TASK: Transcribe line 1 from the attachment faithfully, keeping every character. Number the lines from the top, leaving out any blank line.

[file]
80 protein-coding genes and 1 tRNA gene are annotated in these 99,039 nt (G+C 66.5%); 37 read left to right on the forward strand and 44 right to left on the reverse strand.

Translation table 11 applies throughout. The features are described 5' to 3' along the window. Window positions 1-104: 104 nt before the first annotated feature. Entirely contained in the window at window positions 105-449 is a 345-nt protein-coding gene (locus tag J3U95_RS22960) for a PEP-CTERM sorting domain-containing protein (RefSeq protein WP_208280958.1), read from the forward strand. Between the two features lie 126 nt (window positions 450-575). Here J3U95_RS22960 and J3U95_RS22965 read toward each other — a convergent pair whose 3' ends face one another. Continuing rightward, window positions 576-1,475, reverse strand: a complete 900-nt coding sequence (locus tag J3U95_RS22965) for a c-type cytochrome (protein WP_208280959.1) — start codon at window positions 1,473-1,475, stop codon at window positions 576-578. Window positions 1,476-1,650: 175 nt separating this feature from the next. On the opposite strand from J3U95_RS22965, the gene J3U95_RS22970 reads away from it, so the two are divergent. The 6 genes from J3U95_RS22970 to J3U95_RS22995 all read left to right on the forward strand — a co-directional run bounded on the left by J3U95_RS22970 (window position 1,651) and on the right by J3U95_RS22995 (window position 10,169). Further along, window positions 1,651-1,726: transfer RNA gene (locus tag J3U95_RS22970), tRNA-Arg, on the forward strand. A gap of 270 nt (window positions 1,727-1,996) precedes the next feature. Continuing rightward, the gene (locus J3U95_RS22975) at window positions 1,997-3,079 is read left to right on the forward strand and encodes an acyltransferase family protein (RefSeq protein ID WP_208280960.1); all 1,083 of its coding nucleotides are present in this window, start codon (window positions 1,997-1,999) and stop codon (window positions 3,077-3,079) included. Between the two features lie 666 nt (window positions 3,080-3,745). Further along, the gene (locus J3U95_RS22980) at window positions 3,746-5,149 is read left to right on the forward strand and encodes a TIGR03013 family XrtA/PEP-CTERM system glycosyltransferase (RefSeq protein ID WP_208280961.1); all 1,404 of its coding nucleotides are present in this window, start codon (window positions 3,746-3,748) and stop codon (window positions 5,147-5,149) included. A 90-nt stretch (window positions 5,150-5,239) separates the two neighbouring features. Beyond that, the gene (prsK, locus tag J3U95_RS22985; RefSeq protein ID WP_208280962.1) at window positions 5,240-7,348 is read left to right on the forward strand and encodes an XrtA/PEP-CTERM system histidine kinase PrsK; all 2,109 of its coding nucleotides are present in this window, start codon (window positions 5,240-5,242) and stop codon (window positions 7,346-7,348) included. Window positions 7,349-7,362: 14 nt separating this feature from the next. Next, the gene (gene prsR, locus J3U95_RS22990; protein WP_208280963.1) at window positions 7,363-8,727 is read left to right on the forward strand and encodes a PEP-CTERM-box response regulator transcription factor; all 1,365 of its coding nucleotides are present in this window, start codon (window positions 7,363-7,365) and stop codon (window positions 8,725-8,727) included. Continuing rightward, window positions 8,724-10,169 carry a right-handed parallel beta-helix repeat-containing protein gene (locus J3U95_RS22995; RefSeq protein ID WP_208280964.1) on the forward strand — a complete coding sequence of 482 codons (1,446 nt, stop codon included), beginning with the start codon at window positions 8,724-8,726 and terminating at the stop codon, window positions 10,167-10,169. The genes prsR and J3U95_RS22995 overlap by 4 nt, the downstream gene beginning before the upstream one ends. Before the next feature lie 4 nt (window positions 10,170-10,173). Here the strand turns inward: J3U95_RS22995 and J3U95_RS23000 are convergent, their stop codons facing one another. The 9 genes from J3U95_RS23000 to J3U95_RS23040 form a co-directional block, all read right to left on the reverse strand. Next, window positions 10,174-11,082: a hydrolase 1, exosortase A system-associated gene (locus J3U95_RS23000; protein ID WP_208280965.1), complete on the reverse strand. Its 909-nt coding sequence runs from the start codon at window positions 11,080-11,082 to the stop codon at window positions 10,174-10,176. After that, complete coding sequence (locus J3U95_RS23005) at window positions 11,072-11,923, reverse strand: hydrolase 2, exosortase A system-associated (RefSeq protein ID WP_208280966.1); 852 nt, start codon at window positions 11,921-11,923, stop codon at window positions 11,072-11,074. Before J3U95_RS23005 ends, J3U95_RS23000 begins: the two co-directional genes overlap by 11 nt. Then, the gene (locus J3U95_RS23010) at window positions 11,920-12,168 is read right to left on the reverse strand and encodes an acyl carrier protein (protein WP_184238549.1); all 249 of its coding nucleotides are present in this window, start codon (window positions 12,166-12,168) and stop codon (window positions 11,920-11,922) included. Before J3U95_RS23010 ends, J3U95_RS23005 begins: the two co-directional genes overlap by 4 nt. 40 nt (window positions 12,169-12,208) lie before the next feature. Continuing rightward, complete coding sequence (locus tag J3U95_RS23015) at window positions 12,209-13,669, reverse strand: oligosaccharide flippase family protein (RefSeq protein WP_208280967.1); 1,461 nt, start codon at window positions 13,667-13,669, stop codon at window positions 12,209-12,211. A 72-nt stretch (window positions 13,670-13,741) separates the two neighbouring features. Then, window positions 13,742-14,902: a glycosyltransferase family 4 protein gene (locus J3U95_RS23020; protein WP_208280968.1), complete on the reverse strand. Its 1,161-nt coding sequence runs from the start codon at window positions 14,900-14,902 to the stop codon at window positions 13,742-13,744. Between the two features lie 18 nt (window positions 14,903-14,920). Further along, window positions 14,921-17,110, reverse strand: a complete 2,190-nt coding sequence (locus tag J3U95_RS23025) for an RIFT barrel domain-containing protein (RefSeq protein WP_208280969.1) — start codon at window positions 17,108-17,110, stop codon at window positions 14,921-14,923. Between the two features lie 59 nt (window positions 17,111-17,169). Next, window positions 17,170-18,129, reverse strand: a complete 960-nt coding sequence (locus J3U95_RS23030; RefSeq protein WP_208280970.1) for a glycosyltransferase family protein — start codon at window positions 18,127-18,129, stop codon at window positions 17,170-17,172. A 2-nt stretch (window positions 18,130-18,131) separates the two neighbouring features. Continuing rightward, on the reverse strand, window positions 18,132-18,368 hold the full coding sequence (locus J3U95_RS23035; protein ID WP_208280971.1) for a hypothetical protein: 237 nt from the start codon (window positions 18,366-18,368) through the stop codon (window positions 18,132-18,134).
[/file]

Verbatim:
80 protein-coding genes and 1 tRNA gene are annotated in these 99,039 nt (G+C 66.5%); 37 read left to right on the forward strand and 44 right to left on the reverse strand.